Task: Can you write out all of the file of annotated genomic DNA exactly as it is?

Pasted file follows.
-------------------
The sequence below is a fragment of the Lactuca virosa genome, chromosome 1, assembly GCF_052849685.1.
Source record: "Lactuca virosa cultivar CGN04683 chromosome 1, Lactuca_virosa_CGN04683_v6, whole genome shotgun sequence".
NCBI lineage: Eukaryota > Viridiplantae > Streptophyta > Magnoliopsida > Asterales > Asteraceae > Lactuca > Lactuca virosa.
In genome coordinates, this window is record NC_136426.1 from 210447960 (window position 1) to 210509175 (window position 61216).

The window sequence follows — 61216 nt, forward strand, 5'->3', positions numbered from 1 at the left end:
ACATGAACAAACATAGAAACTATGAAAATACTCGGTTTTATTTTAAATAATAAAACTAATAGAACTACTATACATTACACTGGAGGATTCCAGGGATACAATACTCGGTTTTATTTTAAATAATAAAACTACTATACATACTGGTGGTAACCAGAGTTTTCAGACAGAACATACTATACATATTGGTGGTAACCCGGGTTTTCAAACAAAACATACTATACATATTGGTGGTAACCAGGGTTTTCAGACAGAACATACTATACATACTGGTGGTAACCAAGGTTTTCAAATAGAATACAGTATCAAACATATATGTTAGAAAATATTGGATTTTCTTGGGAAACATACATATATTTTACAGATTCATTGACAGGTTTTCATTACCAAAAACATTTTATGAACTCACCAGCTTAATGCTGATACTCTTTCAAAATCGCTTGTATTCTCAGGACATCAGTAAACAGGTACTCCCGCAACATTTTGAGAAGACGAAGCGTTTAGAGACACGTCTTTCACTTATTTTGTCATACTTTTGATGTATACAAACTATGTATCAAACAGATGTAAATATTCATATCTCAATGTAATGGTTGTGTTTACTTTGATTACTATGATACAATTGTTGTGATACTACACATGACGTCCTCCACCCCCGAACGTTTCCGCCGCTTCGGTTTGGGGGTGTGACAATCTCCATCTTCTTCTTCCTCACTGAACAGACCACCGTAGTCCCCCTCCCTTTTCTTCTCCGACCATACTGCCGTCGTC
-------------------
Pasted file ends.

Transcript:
The sequence below is a fragment of the Lactuca virosa genome, chromosome 1, assembly GCF_052849685.1.
Source record: "Lactuca virosa cultivar CGN04683 chromosome 1, Lactuca_virosa_CGN04683_v6, whole genome shotgun sequence".
NCBI lineage: Eukaryota > Viridiplantae > Streptophyta > Magnoliopsida > Asterales > Asteraceae > Lactuca > Lactuca virosa.
In genome coordinates, this window is record NC_136426.1 from 210447960 (window position 1) to 210509175 (window position 61216).

The window sequence follows — 61216 nt, forward strand, 5'->3', positions numbered from 1 at the left end:
ACATGAACAAACATAGAAACTATGAAAATACTCGGTTTTATTTTAAATAATAAAACTAATAGAACTACTATACATTACACTGGAGGATTCCAGGGATACAATACTCGGTTTTATTTTAAATAATAAAACTACTATACATACTGGTGGTAACCAGAGTTTTCAGACAGAACATACTATACATATTGGTGGTAACCCGGGTTTTCAAACAAAACATACTATACATATTGGTGGTAACCAGGGTTTTCAGACAGAACATACTATACATACTGGTGGTAACCAAGGTTTTCAAATAGAATACAGTATCAAACATATATGTTAGAAAATATTGGATTTTCTTGGGAAACATACATATATTTTACAGATTCATTGACAGGTTTTCATTACCAAAAACATTTTATGAACTCACCAGCTTAATGCTGATACTCTTTCAAAATCGCTTGTATTCTCAGGACATCAGTAAACAGGTACTCCCGCAACATTTTGAGAAGACGAAGCGTTTAGAGACACGTCTTTCACTTATTTTGTCATACTTTTGATGTATACAAACTATGTATCAAACAGATGTAAATATTCATATCTCAATGTAATGGTTGTGTTTACTTTGATTACTATGATACAATTGTTGTGATACTACACATGACGTCCTCCACCCCCGAACGTTTCCGCCGCTTCGGTTTGGGGGTGTGACAATCTCCATCTTCTTCTTCCTCACTGAACAGACCACCGTAGTCCCCCTCCCTTTTCTTCTCCGACCATACTGCCGTCGTC